I got down on my knees to examine the butterfly more closely.  Its legs were folded tightly above its body and its proboscis, that long, straw-like appendage used to suck nectar, was fully extended.  I knew from having raised caterpillars as a boy that when a butterfly first hatches from its chrysalis its proboscis is split lengthwise into halves; the butterfly must seam these halves together before it can drink.  Perhaps that was what this butterfly was doing now.  I looked carefully at its wings.  They were not faded or ragged at the edges, as is usually the case with butterflies that are old; but neither could I say that they looked bright and new.  Their color was a bit smudged.  It occurred to me that this butterfly may have hatched from its chrysalis, then fallen to the ground before it was quite able to fly.  I touched it with my finger again.  It flopped and fluttered about some more on the moss.

Thinking that the butterfly may indeed have been newly hatched, I ran home quickly and prepared a little sugar water in a glass.  Hurrying back with the glass to the woods, I dipped a finger into the water and held a droplet of it to the end of the butterfly's proboscis.  It grew very still, the proboscis seeming to throb faintly; I think it drank.  Then it flopped about once again on the patch of moss, perhaps a little more energetically now; but still it did not fly.  Again it came to rest with its wings folded in that curious upside-down position.  I re-examined its legs, so tightly bunched against its body; put a twig against them to see if it would grab onto it and clamber up – but the legs were rigid, completely stiff.  There was no life in them at all.  Whether the butterfly had lived its life to completion and now lay dying, or had hatched from its chrysalis somehow deformed, I could not tell.  It continued to flop about on the moss.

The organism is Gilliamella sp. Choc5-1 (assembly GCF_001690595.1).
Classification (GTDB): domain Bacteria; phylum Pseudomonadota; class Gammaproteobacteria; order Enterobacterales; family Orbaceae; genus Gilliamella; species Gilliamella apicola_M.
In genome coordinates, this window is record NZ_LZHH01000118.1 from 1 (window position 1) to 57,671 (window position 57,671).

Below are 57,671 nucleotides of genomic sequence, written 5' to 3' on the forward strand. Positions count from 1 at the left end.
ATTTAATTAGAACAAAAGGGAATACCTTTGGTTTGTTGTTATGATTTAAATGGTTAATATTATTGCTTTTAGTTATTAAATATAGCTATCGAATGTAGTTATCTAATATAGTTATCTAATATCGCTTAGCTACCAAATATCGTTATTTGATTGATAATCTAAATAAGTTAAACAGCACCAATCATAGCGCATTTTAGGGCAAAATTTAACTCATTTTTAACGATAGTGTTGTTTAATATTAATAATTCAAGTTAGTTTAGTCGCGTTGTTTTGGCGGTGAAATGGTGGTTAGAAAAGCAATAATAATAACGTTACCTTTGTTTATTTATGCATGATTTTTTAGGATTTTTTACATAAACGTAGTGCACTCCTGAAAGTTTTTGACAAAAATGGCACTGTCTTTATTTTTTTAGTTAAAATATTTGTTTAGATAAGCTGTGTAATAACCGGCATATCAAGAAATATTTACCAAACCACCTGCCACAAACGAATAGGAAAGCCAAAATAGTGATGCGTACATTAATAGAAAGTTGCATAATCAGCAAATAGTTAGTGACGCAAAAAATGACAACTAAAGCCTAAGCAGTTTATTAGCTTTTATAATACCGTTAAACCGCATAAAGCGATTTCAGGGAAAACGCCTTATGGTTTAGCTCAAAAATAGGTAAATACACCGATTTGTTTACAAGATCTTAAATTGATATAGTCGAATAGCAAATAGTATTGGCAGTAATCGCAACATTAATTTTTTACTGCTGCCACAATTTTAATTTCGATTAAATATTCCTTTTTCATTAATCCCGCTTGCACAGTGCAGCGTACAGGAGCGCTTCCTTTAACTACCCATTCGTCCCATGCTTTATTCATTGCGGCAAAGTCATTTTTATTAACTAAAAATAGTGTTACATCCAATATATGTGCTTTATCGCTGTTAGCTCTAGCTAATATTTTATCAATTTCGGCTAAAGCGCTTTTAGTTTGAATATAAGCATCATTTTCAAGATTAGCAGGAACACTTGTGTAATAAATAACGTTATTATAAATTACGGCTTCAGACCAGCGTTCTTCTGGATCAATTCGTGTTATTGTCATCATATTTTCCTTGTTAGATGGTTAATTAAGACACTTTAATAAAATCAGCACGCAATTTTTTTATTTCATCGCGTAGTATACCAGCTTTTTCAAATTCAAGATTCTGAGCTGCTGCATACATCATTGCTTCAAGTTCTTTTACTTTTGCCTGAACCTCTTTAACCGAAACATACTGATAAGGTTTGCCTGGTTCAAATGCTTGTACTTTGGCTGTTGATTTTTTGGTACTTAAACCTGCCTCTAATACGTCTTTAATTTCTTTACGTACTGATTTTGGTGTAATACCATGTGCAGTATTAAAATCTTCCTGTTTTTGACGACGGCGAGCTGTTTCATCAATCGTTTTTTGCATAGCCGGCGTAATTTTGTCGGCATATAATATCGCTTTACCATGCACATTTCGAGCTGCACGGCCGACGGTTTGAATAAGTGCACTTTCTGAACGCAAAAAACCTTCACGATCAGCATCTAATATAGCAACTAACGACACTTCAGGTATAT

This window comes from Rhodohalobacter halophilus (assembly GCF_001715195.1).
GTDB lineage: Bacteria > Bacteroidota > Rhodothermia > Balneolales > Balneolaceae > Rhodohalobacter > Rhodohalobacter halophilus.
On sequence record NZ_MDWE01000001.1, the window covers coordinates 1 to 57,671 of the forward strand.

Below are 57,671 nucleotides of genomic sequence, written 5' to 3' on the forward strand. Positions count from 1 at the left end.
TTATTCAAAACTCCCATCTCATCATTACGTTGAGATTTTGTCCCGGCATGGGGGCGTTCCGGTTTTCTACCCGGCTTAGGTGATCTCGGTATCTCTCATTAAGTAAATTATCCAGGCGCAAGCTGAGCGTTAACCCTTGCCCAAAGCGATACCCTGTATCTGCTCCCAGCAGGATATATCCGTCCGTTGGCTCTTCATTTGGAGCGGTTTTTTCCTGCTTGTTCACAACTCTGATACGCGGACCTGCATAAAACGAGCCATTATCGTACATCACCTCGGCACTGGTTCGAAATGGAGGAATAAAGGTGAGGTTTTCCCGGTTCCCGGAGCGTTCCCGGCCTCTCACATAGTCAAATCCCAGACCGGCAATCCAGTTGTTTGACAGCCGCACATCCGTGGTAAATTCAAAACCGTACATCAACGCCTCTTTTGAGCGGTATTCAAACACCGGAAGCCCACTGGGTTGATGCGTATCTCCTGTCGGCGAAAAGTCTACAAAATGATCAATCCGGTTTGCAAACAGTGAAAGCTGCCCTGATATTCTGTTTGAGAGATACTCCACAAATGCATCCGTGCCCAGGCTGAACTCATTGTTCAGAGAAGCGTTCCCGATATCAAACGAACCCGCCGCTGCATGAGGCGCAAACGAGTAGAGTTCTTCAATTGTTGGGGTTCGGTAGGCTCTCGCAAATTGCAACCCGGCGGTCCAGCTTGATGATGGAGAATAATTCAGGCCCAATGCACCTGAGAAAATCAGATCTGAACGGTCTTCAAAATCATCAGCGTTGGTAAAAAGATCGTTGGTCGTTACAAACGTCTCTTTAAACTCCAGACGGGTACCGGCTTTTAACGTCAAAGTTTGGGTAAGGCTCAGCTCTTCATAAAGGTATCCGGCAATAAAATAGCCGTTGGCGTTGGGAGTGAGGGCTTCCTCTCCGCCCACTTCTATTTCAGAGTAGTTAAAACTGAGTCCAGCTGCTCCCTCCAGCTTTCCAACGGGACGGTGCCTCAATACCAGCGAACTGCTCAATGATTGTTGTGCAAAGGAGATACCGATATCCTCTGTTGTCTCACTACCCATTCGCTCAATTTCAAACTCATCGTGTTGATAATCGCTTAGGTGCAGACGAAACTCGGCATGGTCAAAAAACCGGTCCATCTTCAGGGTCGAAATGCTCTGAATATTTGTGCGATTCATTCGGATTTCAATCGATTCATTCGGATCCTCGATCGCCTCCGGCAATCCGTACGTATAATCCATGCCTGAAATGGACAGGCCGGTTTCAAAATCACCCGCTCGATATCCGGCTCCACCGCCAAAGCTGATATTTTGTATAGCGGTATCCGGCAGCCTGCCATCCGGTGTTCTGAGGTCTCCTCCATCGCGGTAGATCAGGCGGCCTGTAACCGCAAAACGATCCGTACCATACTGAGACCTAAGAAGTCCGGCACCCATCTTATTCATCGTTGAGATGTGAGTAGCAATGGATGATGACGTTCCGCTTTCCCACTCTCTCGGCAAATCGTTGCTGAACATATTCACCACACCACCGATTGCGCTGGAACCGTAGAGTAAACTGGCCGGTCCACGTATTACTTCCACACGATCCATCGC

I did not quite know what to do.  I didn't like to see it this way and felt that, in feeding it the sugar water, I may have only prolonged its suffering.  Suddenly, and without really thinking about it, I stamped down on the butterfly with the heel of my shoe.  The least I could do, I figured, was to put it out of its misery.  When I looked again, there was only a dark blur of wings smeared against the green of the moss.

As I made my way back home again, there came into my mind yet another story I'd read.  This one was about a woman who, following an auto accident, had been pronounced dead for a time, then was revived.  The woman had later said that while she was dead she'd been made to re-experience every act performed while living, and was also made to feel the consequence of every act, both positive and negative.  She said that she'd even been made to suffer the pain of every insect she had killed.  I wondered:  Would I too someday be made to feel the pain of this butterfly's extinction?  And would that pain, which surely must not for me be great, be more than or less than the few moment's sadness I would have felt had I left the butterfly to suffer its natural fate?  For the butterfly, I would suppose this to have been the crueler death.

I think that the monk of my story, the monk who had seen the starving dog, must have once faced a similar dilemma of conscience.  Of the two courses open to him, he chose the one of non-interference.  In making this choice he revealed the meaning of – and the price paid for – the privilege of being able to apprehend each living thing's complete personal freedom in relation to its destiny.  Of course, it might also be said that in giving his advice to not feed the dog, he was interfering in the destiny of his companion – perhaps even altering the design of his whole life . . .

But that is another story.